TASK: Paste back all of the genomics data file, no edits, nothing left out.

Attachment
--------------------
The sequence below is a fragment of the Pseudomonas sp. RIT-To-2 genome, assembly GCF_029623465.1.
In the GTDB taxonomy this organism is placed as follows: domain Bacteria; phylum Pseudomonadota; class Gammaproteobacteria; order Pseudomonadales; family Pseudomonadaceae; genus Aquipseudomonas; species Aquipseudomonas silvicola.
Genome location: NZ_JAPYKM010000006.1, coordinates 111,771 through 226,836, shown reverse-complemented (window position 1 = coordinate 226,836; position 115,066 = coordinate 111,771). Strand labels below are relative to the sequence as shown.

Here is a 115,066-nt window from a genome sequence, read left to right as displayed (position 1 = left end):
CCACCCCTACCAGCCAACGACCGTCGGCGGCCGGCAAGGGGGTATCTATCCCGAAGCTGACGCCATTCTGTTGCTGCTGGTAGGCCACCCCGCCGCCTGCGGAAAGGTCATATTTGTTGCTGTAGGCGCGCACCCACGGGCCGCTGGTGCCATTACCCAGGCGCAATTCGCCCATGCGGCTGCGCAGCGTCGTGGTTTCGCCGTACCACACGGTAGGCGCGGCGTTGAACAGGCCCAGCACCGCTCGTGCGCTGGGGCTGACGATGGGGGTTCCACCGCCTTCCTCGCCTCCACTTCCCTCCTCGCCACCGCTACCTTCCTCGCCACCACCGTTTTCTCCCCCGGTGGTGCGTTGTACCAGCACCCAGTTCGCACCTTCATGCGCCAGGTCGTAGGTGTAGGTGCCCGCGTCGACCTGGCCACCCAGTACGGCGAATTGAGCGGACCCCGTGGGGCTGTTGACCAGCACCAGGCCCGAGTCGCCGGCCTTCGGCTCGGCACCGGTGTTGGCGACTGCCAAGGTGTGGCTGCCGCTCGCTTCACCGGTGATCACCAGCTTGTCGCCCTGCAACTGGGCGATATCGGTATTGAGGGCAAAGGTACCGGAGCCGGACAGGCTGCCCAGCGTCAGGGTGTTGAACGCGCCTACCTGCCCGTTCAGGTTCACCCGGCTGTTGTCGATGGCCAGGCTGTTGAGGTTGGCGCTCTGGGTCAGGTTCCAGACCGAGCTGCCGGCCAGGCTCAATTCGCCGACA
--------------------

The sequence below is a fragment of the Pseudomonas sp. RIT-To-2 genome, assembly GCF_029623465.1.
In the GTDB taxonomy this organism is placed as follows: domain Bacteria; phylum Pseudomonadota; class Gammaproteobacteria; order Pseudomonadales; family Pseudomonadaceae; genus Aquipseudomonas; species Aquipseudomonas silvicola.
Genome location: NZ_JAPYKM010000006.1, coordinates 111,771 through 226,836, shown reverse-complemented (window position 1 = coordinate 226,836; position 115,066 = coordinate 111,771). Strand labels below are relative to the sequence as shown.

Here is a 115,066-nt window from a genome sequence, read left to right as displayed (position 1 = left end):
CCACCCCTACCAGCCAACGACCGTCGGCGGCCGGCAAGGGGGTATCTATCCCGAAGCTGACGCCATTCTGTTGCTGCTGGTAGGCCACCCCGCCGCCTGCGGAAAGGTCATATTTGTTGCTGTAGGCGCGCACCCACGGGCCGCTGGTGCCATTACCCAGGCGCAATTCGCCCATGCGGCTGCGCAGCGTCGTGGTTTCGCCGTACCACACGGTAGGCGCGGCGTTGAACAGGCCCAGCACCGCTCGTGCGCTGGGGCTGACGATGGGGGTTCCACCGCCTTCCTCGCCTCCACTTCCCTCCTCGCCACCGCTACCTTCCTCGCCACCACCGTTTTCTCCCCCGGTGGTGCGTTGTACCAGCACCCAGTTCGCACCTTCATGCGCCAGGTCGTAGGTGTAGGTGCCCGCGTCGACCTGGCCACCCAGTACGGCGAATTGAGCGGACCCCGTGGGGCTGTTGACCAGCACCAGGCCCGAGTCGCCGGCCTTCGGCTCGGCACCGGTGTTGGCGACTGCCAAGGTGTGGCTGCCGCTCGCTTCACCGGTGATCACCAGCTTGTCGCCCTGCAACTGGGCGATATCGGTATTGAGGGCAAAGGTACCGGAGCCGGACAGGCTGCCCAGCGTCAGGGTGTTGAACGCGCCTACCTGCCCGTTCAGGTTCACCCGGCTGTTGTCGATGGCCAGGCTGTTGAGGTTGGCGCTCTGGGTCAGGTTCCAGACCGAGCTGCCGGCCAGGCTCAATTCGCCGACA